Falcons' offensive line under fire to protect Ryan
Atlanta Falcons center Todd McClure hopes he doesn't have to offer another apology to quarterback Matt Ryan.
After Ryan was harassed repeatedly in last week's 16-13 loss at Tampa Bay, McClure wanted him to know that the offensive line appreciates his toughness in the pocket.
Ryan has been hit 21 times, according to NFL statistics, and sacked 13 times - third-most in the NFL.
McClure told Ryan on the plane ride home from Tampa that the line is working hard to improve.
''I told him that last week on the plane,'' McClure said Thursday. ''We respect what he does, stepping in there time after time to throw the ball. It's got to be a tough situation for him to be in, and he's handled it really well.''
Personnel changes could come shortly. As the Falcons (1-2) prepare to visit Seattle (1-2) on Sunday, coach Mike Smith is promising a full evaluation on each starter and reserve.
McClure, Atlanta's starting center since 1999, doesn't lack job security, and it's likely the same goes for right tackle Tyson Clabo and left guard Justin Blalock, each of whom signed new contracts in training camp.
Smith won't say whether left tackle Sam Baker and right guard Garrett Reynolds are in jeopardy of losing their starting jobs, but they clearly have competition.
Neither Baker, who is nursing a sore ankle, nor Reynolds has looked impressive through the first three games.
Baker, a starter since Atlanta drafted him late the first round of 2008, struggled against fierce pressure from Chicago, Philadelphia and Tampa Bay and faces a challenge from Will Svitek, a sixth-year veteran in his third season as a Falcons backup.
Reynolds, a fifth-round pick by the Falcons in 2009, won the right guard job after Harvey Dahl, widely considered one of the league's nastiest linemen, signed as a free agent with St. Louis.
But despite a key block against Philadelphia that helped Michael Turner break off a 61-yard run that set up the winning touchdown, Reynolds is getting pushed on the depth chart by Joe Hawley, who made his first two career starts last month as McClure recovered from a knee injury.
Smith, line coach Paul Boudreau and coordinator Mike Mularkey are considering other scenarios, too.
''It's different from the offseason because you've got more snaps in your practices and you're in a preparation mode,'' Smith said. ''Once the season starts, you don't have as many snaps to make an evaluation, but we've told our guys from the very beginning that we're going to have open competition at all times.''
One of the bigger obstacles facing Ryan is lacking the time necessary to set his feet in the pocket, particularly during the first half.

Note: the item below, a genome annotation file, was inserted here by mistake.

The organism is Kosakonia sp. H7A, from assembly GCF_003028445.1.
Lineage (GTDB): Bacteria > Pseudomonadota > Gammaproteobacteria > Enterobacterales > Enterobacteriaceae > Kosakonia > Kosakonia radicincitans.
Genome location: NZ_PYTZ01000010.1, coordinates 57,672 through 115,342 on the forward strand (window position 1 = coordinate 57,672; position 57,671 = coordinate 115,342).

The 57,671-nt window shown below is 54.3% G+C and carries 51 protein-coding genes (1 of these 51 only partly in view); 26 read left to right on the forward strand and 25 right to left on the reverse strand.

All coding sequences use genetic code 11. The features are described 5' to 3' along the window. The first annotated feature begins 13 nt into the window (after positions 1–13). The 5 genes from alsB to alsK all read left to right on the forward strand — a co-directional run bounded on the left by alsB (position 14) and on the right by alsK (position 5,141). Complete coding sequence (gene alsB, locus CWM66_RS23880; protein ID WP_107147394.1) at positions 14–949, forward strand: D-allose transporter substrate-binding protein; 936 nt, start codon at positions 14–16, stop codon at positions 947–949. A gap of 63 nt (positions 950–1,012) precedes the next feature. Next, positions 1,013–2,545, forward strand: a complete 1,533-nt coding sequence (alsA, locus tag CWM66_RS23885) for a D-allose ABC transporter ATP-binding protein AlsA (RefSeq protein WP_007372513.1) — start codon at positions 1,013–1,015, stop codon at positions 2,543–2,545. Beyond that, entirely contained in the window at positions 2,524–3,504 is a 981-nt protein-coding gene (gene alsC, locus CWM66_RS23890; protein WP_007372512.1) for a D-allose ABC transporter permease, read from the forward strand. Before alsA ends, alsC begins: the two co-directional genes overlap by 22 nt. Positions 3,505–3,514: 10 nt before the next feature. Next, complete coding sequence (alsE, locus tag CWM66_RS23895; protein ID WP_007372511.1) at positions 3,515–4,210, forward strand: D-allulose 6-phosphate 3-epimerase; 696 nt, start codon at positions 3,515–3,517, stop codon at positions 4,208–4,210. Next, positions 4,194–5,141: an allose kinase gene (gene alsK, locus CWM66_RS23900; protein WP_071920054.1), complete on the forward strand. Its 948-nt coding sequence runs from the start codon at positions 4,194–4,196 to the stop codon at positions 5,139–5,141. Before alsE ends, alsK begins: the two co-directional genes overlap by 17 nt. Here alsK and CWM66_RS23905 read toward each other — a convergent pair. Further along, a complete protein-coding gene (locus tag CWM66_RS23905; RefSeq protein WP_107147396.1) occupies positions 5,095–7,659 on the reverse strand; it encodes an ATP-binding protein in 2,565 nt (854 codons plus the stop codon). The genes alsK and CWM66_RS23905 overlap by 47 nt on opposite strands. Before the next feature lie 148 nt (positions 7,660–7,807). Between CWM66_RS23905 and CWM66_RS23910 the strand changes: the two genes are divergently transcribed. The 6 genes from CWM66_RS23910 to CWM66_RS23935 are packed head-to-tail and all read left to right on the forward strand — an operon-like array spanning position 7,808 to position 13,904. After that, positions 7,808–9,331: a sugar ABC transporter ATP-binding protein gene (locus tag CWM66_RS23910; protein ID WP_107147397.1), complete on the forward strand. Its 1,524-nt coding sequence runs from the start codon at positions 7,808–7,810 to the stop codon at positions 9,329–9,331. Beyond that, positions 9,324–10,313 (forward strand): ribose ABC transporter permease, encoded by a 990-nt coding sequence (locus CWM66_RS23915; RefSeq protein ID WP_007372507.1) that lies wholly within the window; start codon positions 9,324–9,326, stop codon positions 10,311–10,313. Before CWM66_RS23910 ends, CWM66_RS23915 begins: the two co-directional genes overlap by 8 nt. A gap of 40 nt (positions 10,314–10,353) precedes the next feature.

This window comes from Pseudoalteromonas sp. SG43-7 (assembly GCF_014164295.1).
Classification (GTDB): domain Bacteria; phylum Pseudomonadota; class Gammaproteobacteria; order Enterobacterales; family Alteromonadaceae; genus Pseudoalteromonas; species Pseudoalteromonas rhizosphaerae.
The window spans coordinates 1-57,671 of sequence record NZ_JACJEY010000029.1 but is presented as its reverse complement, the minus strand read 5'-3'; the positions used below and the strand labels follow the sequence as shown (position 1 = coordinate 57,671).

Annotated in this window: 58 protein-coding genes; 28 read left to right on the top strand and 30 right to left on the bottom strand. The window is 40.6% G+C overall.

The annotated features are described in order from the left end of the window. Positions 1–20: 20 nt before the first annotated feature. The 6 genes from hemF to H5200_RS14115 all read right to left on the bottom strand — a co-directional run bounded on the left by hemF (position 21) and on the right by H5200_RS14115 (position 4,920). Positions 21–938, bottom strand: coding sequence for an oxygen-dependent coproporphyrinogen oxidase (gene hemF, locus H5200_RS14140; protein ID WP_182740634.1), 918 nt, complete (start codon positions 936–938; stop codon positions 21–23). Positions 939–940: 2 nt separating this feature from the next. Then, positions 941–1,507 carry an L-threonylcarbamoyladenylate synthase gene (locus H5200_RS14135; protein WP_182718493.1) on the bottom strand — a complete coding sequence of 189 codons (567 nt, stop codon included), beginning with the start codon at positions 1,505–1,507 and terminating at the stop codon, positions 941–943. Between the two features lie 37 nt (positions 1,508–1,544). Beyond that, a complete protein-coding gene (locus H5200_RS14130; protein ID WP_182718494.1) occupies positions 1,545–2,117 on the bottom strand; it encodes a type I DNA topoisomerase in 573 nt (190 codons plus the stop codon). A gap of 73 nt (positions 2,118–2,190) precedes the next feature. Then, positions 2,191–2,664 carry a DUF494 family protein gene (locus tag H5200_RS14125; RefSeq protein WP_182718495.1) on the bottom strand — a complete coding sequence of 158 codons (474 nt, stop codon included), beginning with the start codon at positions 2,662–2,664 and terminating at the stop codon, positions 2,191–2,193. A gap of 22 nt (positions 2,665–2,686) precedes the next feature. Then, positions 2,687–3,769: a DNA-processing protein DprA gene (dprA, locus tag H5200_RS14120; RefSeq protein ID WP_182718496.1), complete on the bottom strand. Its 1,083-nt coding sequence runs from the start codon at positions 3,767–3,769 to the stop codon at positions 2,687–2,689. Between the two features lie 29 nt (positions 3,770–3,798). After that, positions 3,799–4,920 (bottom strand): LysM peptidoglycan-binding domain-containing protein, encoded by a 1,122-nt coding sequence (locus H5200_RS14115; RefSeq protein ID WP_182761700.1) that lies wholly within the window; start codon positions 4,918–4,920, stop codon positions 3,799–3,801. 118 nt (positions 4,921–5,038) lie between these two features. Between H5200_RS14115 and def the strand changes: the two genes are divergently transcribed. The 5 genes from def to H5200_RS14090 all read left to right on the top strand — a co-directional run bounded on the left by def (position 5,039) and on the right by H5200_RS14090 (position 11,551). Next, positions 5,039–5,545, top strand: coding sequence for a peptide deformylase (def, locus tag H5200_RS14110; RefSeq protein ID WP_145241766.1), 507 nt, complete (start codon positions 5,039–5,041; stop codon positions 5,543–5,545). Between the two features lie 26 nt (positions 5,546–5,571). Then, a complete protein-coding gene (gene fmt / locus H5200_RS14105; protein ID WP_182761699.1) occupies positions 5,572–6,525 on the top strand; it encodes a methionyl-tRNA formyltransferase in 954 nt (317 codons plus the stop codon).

The Falcons have yet to score on an opening possession and were down 16-3 at halftime at both Chicago and Tampa Bay. Against the Buccaneers, Ryan was sacked inside the Atlanta 20-yard line and lost two fumbles in the first half.
Fortunately for the Falcons, their defense held Tampa Bay to just three points after the turnovers, but McClure and Baker believe Ryan never should have been put in such a predicament to begin with.
''I mean it's been a rough year so far,'' Baker said. ''We definitely haven't been protecting as well, so right now all we can do is focus on fixing it.''
McClure hopes fans will stay patient and understand that, regardless of personnel changes, the linemen are competing hard.
''I just think it's not time to panic right now,'' McClure said. ''We've played three games, and there's room for improvement. It's a long season, you know? You just can't start throwing everything overboard and abandoning the ship and think it's going down. We're going to keep working hard to get it fixed. If we can have some success, this team can have some success.''
Without an early lead, Atlanta struggles to incorporate Pro Bowl running back Michael Turner, who was held to 20 yards on 11 carries at Tampa Bay. Teams that fall behind traditionally must pass the ball to catch up as the game wears on, and the Falcons' offense isn't designed to throw 112 times and run 58 as it has this season.
Ryan loves it when the offense starts fast, and it's no wonder why. In their fourth season under Smith, the Falcons are 28-1 when leading at halftime, 4-15 when trailing.
''We just need to execute a little better, and that's what it comes down to,'' Ryan said. ''Our guys are playing hard up front. We just need to execute a little better, myself included. The ball needs to come out. You can't keep hanging on to it back there, at some point the ball has got to come out. I think I need to be better. I think those guys up front will get better. We'll do all that, but it's a joint effort.''